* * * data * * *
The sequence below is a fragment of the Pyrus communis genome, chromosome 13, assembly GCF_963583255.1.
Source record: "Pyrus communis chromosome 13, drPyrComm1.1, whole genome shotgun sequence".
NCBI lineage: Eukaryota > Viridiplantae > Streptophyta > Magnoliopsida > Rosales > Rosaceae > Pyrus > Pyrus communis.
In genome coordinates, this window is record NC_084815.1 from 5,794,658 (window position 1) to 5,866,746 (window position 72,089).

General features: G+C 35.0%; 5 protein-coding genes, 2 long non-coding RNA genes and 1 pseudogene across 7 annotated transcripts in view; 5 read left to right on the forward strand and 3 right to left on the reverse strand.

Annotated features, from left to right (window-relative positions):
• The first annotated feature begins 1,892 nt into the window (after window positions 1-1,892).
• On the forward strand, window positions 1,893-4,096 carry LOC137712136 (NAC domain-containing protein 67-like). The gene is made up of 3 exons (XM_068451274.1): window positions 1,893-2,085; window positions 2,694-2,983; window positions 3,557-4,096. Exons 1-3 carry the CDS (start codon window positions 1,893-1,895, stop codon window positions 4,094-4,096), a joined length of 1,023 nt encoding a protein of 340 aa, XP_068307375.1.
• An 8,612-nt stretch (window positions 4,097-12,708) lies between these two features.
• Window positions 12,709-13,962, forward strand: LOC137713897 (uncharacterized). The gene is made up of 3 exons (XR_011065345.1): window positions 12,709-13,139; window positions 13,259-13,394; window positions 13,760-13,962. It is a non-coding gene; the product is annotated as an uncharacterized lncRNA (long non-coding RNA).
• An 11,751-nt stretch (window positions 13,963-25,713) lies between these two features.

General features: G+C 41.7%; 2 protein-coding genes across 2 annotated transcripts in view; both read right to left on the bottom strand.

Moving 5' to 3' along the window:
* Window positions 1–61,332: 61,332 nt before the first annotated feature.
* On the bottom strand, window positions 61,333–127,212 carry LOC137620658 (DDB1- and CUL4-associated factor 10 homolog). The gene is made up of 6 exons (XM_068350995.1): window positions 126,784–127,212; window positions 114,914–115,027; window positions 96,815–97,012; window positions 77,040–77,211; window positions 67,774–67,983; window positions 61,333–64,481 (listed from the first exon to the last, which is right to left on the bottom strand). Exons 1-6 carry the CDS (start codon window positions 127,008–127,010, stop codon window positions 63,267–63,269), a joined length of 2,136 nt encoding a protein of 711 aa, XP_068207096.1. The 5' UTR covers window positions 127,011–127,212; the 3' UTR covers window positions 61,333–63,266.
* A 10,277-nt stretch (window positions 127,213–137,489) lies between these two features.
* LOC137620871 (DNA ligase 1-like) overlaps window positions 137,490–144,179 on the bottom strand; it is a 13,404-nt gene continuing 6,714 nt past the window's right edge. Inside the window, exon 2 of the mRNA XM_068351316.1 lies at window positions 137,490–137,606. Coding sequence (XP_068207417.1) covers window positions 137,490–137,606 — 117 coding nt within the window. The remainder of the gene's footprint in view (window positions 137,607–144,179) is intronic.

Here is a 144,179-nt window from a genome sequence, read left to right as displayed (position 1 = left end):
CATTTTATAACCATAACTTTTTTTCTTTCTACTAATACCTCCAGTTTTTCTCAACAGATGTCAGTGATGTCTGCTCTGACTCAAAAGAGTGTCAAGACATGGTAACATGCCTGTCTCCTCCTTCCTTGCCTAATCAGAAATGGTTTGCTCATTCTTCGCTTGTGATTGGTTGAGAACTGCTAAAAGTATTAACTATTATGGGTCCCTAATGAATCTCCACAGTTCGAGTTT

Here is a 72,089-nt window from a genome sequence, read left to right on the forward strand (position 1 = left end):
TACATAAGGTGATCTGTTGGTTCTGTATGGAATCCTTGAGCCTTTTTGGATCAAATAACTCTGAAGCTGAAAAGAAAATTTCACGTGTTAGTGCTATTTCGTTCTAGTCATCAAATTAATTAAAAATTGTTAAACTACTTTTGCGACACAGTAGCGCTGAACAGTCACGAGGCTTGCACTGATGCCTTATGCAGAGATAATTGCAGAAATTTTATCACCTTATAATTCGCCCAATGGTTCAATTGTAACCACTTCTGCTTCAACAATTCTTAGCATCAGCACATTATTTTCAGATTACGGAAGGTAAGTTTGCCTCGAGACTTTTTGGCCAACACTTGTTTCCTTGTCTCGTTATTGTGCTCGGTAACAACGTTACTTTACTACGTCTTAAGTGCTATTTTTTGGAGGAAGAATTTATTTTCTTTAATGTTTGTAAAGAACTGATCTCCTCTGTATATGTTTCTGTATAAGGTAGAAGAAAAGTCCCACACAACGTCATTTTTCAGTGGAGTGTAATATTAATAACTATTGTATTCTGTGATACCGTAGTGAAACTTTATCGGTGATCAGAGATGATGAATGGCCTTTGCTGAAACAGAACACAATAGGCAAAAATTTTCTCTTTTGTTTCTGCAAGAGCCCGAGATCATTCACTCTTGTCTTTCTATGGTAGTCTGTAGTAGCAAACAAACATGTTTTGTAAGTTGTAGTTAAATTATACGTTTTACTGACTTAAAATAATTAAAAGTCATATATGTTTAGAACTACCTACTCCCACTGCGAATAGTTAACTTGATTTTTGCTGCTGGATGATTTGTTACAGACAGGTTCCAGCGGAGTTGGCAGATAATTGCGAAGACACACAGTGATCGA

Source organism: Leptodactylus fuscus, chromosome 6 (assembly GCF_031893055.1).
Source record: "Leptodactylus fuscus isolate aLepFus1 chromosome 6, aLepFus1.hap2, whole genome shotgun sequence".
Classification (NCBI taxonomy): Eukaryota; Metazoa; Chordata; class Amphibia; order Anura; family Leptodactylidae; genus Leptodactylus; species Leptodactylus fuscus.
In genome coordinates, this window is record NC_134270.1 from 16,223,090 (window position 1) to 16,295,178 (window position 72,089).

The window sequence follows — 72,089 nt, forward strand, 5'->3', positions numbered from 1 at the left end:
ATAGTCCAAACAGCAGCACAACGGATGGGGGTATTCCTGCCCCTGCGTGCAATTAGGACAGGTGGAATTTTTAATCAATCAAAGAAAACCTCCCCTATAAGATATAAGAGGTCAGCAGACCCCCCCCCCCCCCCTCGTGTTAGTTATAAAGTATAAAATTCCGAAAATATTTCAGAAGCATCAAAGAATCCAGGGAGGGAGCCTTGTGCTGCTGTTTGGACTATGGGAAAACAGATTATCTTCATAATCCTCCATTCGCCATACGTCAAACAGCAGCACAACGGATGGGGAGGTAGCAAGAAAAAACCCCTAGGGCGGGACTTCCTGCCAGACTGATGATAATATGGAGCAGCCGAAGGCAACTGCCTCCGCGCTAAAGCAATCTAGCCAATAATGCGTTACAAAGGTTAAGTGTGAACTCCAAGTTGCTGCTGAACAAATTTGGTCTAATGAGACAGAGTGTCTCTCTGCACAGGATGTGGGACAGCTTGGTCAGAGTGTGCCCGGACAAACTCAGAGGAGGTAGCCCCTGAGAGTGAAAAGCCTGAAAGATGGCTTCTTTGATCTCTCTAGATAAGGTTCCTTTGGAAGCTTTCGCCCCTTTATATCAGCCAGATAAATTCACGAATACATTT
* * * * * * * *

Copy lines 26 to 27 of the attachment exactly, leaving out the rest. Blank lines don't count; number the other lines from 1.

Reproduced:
The window sequence follows — 72,089 nt, forward strand, 5'->3', positions numbered from 1 at the left end:
ATAGTCCAAACAGCAGCACAACGGATGGGGGTATTCCTGCCCCTGCGTGCAATTAGGACAGGTGGAATTTTTAATCAATCAAAGAAAACCTCCCCTATAAGATATAAGAGGTCAGCAGACCCCCCCCCCCCCCCTCGTGTTAGTTATAAAGTATAAAATTCCGAAAATATTTCAGAAGCATCAAAGAATCCAGGGAGGGAGCCTTGTGCTGCTGTTTGGACTATGGGAAAACAGATTATCTTCATAATCCTCCATTCGCCATACGTCAAACAGCAGCACAACGGATGGGGAGGTAGCAAGAAAAAACCCCTAGGGCGGGACTTCCTGCCAGACTGATGATAATATGGAGCAGCCGAAGGCAACTGCCTCCGCGCTAAAGCAATCTAGCCAATAATGCGTTACAAAGGTTAAGTGTGAACTCCAAGTTGCTGCTGAACAAATTTGGTCTAATGAGACAGAGTGTCTCTCTGCACAGGATGTGGGACAGCTTGGTCAGAGTGTGCCCGGACAAACTCAGAGGAGGTAGCCCCTGAGAGTGAAAAGCCTGAAAGATGGCTTCTTTGATCTCTCTAGATAAGGTTCCTTTGGAAGCTTTCGCCCCTTTATATCAGCCAGATAAATTCACGAATACATTT